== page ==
All eyes will be on the May , due for release on Thursday, after a much stronger than expected inflation number sparked a selloff last month, as many worried rising price pressures could force the Fed to begin unwinding stimulus earlier than they had previously guided.
The annual CPI figure climbed to 4.2% in April, the sharpest climb since September 2008, as the U.S. economic recovery kicked into gear and energy prices jumped higher. May’s release is expected to show another substantial increase, up 4.7% on the year.
U.S. Treasury Secretary Janet Yellen added another talking point over the weekend when she said that President Joe Biden’s $4 trillion spending plan would be good for the U.S., even if it contributes to rising inflation and results in higher interest rates.
“We’ve been fighting inflation that’s too low and interest rates that are too low now for a decade,” Yellen said, in an interview with Bloomberg News. “We want them to go back to” a normal interest rate environment, “and if this helps a little bit to alleviate things then that’s not a bad thing – that’s a good thing.”
The inflation reading is one of the last major pieces of economic data ahead of the next Fed meeting on June 15-16 and Fed officials will be in their traditional blackout period during the coming week ahead of that meeting.
4. Hot housing market
One of the earliest beneficiaries of the Covid-19 outbreak was the U.S. housing market. Limited inventories, low interest rates and bidding wars quickly drove prices sky-high.
By some measures, the market is even hotter than it was during the peak prior to the financial crisis, to the extent that some homeowners are now becoming reluctant to sell for fear of getting involved in a bidding war for a replacement, limiting the available stock even more.
The U.K. market has not quite reached that level, but the latest figures from Halifax Building Society showed house prices there grew at their strongest pace in almost seven years.
Prices grew 1.3% in May, driving the annual pace of growth to 9.5%, the mortgage lender said in a statement on Monday, with the market benefiting from a temporary tax break on property purchases, a buildup in savings by consumers and confidence in recovery from the virus.
With the U.K. finances in such poor shape, perhaps this is a tax break that the Chancellor can take another look at pretty quickly.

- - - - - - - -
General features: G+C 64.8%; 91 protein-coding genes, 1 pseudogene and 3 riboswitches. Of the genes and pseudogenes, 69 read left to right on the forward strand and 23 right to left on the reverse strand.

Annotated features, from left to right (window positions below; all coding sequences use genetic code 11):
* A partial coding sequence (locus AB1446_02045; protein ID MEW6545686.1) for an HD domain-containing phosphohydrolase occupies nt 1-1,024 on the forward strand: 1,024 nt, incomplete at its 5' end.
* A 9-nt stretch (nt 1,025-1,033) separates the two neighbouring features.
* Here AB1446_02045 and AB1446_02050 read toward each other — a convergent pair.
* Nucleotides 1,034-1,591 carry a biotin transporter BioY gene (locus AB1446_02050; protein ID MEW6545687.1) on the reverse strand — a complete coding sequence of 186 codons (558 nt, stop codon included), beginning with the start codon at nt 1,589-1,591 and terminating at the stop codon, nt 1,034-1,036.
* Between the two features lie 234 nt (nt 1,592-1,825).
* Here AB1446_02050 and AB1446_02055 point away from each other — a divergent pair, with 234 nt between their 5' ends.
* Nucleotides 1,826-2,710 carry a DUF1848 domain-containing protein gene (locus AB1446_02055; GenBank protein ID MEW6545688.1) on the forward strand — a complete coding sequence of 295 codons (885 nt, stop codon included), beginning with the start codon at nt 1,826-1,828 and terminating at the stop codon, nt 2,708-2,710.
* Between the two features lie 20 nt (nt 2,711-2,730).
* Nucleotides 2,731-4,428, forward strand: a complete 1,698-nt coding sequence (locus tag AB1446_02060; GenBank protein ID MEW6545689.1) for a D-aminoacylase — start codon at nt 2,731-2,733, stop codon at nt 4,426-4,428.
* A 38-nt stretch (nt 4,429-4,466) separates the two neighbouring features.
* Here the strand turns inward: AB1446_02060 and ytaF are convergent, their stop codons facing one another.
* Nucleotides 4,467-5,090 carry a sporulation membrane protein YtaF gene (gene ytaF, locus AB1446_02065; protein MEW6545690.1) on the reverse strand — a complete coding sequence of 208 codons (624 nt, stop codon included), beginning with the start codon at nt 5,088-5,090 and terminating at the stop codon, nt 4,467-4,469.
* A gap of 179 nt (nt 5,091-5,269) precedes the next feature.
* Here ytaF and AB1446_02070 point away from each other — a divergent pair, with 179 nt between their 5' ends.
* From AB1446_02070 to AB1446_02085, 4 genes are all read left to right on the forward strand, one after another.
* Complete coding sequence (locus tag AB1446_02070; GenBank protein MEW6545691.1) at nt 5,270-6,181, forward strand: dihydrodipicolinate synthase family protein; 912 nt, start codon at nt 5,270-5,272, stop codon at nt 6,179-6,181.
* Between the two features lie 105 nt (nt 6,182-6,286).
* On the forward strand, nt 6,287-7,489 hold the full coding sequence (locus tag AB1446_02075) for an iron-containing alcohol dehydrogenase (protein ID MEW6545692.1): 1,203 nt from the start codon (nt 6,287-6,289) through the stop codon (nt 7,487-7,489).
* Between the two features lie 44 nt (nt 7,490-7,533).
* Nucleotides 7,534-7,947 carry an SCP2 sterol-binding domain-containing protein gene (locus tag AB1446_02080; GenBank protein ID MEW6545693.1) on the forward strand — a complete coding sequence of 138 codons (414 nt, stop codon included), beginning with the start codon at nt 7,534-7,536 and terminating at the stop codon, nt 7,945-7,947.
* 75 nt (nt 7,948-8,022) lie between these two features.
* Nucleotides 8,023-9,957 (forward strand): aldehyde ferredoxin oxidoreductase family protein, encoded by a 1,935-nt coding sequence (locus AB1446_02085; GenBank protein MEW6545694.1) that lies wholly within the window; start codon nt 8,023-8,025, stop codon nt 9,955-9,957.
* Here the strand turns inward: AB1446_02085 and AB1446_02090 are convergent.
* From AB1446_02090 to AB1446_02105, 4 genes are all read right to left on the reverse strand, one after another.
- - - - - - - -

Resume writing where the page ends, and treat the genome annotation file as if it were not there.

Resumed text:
5. Crude weaken ahead of Iran talks
Crude oil prices weakened Monday, slipping from fresh multi-year highs as traders banked profits ahead of the restart of talks between Iran and world powers later in the week over a nuclear deal.
By 6:25 AM ET, was down 0.8% at $69.05 a barrel, after earlier touching $70 for the first time since October 2018. was down 0.9% at $71.25, after earlier hitting $72.26, the highest since May 2019.
A 14.6% year-on-year drop in China’s crude oil imports in May, as seen in data released earlier Monday, weighed on prices, but most market participants are concentrating on the fresh set of talks between Iran and global powers in Vienna over a nuclear accord, starting on Thursday.
A successful conclusion could include Washington lifting economic sanctions on Iranian oil exports, potentially resulting in 500,000 to 1 million barrels of crude per day reentering the global market.
There have been positive noises emerging from European sources about a deal being struck this week. But we’ve heard this before and many of the most difficult decisions still lie ahead, particularly as the most fraught relationship is between the U.S. and Iran, not the European powers.
Still, oil prices have jumped over 40% this year due to demand rebound in the U.S., Europe and China as governments lift Covid-19 restrictions, even with the major oil producers, a grouping known as OPEC+, gradually adding more supply into the market.
“The strength in the market last week comes despite noise from Russian oil producers that they would expect OPEC+ to agree on increasing output further when they meet in July,” said analysts at ING, in a note. “Clearly the market remains focused on demand indicators, which continue to improve.”